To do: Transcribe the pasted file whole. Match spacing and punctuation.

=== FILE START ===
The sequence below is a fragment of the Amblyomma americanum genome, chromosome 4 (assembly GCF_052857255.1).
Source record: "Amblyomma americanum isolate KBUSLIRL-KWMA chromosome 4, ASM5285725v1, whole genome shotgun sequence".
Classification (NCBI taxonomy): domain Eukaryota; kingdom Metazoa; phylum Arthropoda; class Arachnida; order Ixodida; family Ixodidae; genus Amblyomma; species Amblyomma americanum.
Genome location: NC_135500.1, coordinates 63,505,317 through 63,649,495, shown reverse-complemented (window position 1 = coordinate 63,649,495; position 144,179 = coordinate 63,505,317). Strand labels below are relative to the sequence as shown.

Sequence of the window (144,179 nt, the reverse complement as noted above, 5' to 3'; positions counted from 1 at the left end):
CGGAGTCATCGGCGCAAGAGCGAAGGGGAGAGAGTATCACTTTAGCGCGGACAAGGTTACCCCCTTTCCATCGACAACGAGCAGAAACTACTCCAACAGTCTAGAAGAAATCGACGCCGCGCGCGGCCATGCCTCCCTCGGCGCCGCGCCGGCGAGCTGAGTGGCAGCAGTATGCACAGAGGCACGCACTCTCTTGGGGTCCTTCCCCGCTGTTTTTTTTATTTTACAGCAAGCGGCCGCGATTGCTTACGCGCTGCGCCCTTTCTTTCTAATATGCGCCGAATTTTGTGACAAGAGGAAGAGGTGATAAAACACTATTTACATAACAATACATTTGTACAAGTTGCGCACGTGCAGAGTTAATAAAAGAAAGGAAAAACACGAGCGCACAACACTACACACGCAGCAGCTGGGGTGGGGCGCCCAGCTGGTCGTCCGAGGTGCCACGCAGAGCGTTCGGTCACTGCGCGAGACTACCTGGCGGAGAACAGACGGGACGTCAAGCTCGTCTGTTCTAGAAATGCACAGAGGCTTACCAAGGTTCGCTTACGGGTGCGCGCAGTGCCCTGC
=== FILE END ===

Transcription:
The sequence below is a fragment of the Amblyomma americanum genome, chromosome 4 (assembly GCF_052857255.1).
Source record: "Amblyomma americanum isolate KBUSLIRL-KWMA chromosome 4, ASM5285725v1, whole genome shotgun sequence".
Classification (NCBI taxonomy): domain Eukaryota; kingdom Metazoa; phylum Arthropoda; class Arachnida; order Ixodida; family Ixodidae; genus Amblyomma; species Amblyomma americanum.
Genome location: NC_135500.1, coordinates 63,505,317 through 63,649,495, shown reverse-complemented (window position 1 = coordinate 63,649,495; position 144,179 = coordinate 63,505,317). Strand labels below are relative to the sequence as shown.

Sequence of the window (144,179 nt, the reverse complement as noted above, 5' to 3'; positions counted from 1 at the left end):
CGGAGTCATCGGCGCAAGAGCGAAGGGGAGAGAGTATCACTTTAGCGCGGACAAGGTTACCCCCTTTCCATCGACAACGAGCAGAAACTACTCCAACAGTCTAGAAGAAATCGACGCCGCGCGCGGCCATGCCTCCCTCGGCGCCGCGCCGGCGAGCTGAGTGGCAGCAGTATGCACAGAGGCACGCACTCTCTTGGGGTCCTTCCCCGCTGTTTTTTTTATTTTACAGCAAGCGGCCGCGATTGCTTACGCGCTGCGCCCTTTCTTTCTAATATGCGCCGAATTTTGTGACAAGAGGAAGAGGTGATAAAACACTATTTACATAACAATACATTTGTACAAGTTGCGCACGTGCAGAGTTAATAAAAGAAAGGAAAAACACGAGCGCACAACACTACACACGCAGCAGCTGGGGTGGGGCGCCCAGCTGGTCGTCCGAGGTGCCACGCAGAGCGTTCGGTCACTGCGCGAGACTACCTGGCGGAGAACAGACGGGACGTCAAGCTCGTCTGTTCTAGAAATGCACAGAGGCTTACCAAGGTTCGCTTACGGGTGCGCGCAGTGCCCTGC